Blake Harris

Console Wars

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In 1990 Nintendo had a virtual monopoly on the video game industry. Sega, on the other hand, was a faltering arcade company with big aspirations and even bigger personalities. But that would all change with the arrival of Tom Kalinske, a man who knew nothing about video games and everything about fighting uphill battles. His unconventional tactics, combined with the blood, sweat and bold ideas of his renegade employees, transformed Sega and eventually led to a ruthless David-and-Goliath showdown with rival Nintendo.
The battle was vicious, relentless and highly profitable, eventually sparking a global corporate war that would be fought on several fronts: from living rooms and schoolyards to boardrooms and Congress. It was a once-in-a-lifetime, no-holds-barred conflict that pitted brother against brother, kid against adult, Sonic against Mario, and the US against Japan.
Console Wars is the underdog tale of how Kalinske miraculously turned an industry punchline into a market leader. It's the story of how a humble family man, with an extraordinary imagination and a gift for turning problems into competitive advantages, inspired a team of underdogs to slay a giant and, as a result, birth a $60 billion dollar industry.
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Atlantic Books


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    Hvis du er vokset op med Nintendo eller SEGA, så bliver du nødt til at læse denne bog. Giver en fantastisk indsigt i hele forløbet omkring starten og slutningen på SEGA.


    Jair Ibarraцитує4 роки тому
    The Genesis and SNES were neck and neck. Game Gear was about to catch up to Nintendo’s Game Boy. And Sega CD, Sega Channel, and development on Sonic 3 were all great examples of the company’s continued commitment to reaching the Next Level. For the time being, Sega was firing on all cylinders, but it was the future that had Kalinske concerned.
    Particularly when it came to a next-generation console. After Sega and Sony had spent nearly six months trying to jointly develop 32-bit hardware, it appeared that they couldn’t come to an agreement on the system’s architecture, and the entire thing fell apart. What it boiled down to was that Sony’s Ken Kutaragi wanted to create a machine that was 100 percent dedicated to 3-D graphics, whereas Sega’s Hideki Sato wanted to build a machine that could also accommodate the typical 2-D sprite-based gaming. This didn’t make any sense to Kalinske; weren’t three dimensions undoubtedly better than two? Hadn’t Sega CD proven that players craved lifelike graphics? What was the issue here? But when Kalinske pressed for an answer, he was told that this was better because developers would have a very difficult time making games in 3-D.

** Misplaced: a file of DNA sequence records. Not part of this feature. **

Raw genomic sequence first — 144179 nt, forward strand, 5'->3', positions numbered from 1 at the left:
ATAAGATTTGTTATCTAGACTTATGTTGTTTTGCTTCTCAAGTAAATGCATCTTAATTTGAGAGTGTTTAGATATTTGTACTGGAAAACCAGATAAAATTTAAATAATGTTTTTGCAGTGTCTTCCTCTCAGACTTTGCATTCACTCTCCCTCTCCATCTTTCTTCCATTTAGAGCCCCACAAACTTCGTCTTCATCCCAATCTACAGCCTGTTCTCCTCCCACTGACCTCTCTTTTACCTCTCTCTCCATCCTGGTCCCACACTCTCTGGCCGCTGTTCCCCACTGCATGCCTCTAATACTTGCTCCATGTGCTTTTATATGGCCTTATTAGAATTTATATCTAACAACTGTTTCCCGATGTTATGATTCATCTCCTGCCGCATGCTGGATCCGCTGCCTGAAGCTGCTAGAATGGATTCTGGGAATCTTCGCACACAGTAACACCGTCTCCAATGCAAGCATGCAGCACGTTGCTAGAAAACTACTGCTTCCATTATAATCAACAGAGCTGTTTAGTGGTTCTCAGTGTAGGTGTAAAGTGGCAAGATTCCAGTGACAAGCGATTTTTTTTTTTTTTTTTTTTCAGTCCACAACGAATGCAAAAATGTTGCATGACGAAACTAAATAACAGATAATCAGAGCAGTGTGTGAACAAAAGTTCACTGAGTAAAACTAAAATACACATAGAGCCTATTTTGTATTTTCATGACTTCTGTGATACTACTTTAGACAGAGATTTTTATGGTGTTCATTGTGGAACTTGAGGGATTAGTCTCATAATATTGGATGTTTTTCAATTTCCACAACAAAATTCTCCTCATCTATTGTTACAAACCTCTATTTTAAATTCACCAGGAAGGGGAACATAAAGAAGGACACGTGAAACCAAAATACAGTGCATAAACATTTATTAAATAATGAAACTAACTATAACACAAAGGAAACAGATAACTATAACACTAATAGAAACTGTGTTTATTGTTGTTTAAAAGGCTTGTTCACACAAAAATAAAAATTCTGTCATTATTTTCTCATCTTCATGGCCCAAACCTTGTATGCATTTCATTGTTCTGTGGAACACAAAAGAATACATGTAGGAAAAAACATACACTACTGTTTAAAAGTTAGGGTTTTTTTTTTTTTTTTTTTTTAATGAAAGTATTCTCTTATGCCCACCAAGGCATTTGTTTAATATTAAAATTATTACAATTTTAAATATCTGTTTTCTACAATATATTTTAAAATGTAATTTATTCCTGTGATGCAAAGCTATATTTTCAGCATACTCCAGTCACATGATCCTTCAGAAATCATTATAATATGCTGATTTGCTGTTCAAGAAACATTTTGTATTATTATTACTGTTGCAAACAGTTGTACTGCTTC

Jair Ibarraцитує4 роки тому
    In 1971, when he was only three days old, Ryan White was diagnosed with hemophilia A. As treatment for this disorder, he was given weekly transfusions of a blood-clotting protein called factor VIII. This enabled him to live a relatively normal life throughout most of his childhood, but that changed in 1984 when the thirteen-year-old was rushed to the hospital with symptoms of pneumonia. Following a partial lung transplant, he was diagnosed with AIDS, which he had acquired through a transfusion. White was given only six months to live, but after beating those odds and regaining some of his strength, he wanted to try to resume a normal life. A large part of that normalcy entailed returning to school, but when community members learned of his intentions, they protested.
    Fearing that he might be contagious, fifty teachers and over a hundred local parents signed a petition to ban Ryan White from Western Middle School. Even though the health commissioner of Indiana informed the school that White posed no risk to other students, he was expelled from the school. The White family challenged this decision and turned to the legal system to get their son readmitted. Over the next year, White remained at home as his case went through various courts and appeals until finally, in August 1986, he was allowed to return to school for eighth grade. Although this appeared to be a major victory, White was generally unhappy upon returning to classes because he had few friends and was often accused of “being a queer.” Meanwhile, his family received threats on a nearly daily basis, and after a bullet zinged through their living room, they decided to withdraw their son from the school.
    Jair Ibarraцитує4 роки тому
    The reason they could do this was because of the extremely liberal return policies that most retailers had in place.

    In 1991, someone could walk into a store with no receipt and no original packaging—they didn’t even have to have all the parts (“Um, I don’t remember this NES coming with a controller”)—and receive a full refund by claiming there was a defect. No proof had to be provided, nor did the retailers even really care. In their eyes, the customer was always right, and financially it didn’t hurt them much because they would just send the supposedly defective product back to the manufacturer for their own refund. As a result of retailers empowering their customers with the gift of infinite rightness, companies like Nintendo would suffer the costs of that moral wrongness.

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